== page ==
||From perception to grammar.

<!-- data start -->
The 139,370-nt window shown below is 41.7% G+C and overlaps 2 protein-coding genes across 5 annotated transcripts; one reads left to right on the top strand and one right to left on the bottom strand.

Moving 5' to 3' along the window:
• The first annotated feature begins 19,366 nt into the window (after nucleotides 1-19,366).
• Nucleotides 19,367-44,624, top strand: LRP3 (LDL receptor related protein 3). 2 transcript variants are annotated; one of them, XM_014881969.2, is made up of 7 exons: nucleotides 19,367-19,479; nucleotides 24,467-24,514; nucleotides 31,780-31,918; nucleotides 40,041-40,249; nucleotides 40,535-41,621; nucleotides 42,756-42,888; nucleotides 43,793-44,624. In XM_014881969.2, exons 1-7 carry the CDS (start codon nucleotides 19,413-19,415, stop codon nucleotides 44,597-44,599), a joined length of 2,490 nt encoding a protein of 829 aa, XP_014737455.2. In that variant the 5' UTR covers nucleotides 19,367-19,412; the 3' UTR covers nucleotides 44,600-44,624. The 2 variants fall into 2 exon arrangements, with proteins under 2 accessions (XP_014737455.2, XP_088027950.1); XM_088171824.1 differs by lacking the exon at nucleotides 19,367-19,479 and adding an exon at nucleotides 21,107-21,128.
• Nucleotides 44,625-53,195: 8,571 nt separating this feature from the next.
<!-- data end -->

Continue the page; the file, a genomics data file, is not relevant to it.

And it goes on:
Makes a strong case for experimentation to be grounded in cognitive theory and gives an elegant demonstration of the ingenuity which characterizes the behavioral approach. The authors show how experiments contrasting familiarization with artificial grammars and test phases in infants and adults allow a number of key hypotheses regarding the fundamental processes of syntax acquisition to be tested based only on overt measures of participants' attention to a stimulus stream. Based on such observations Mehler et al. propose that, in addition to established statistical mechanisms thought to be at work in grammar learning, two elementary processes or perceptual primitives may intervene at a global or "Gestalt" level: a process that keeps track of repetitions or identity relations in language input and a process of edge detection capable of inferring boundaries. (PsycINFO Database Record (c) 2009 APA, all rights reserved)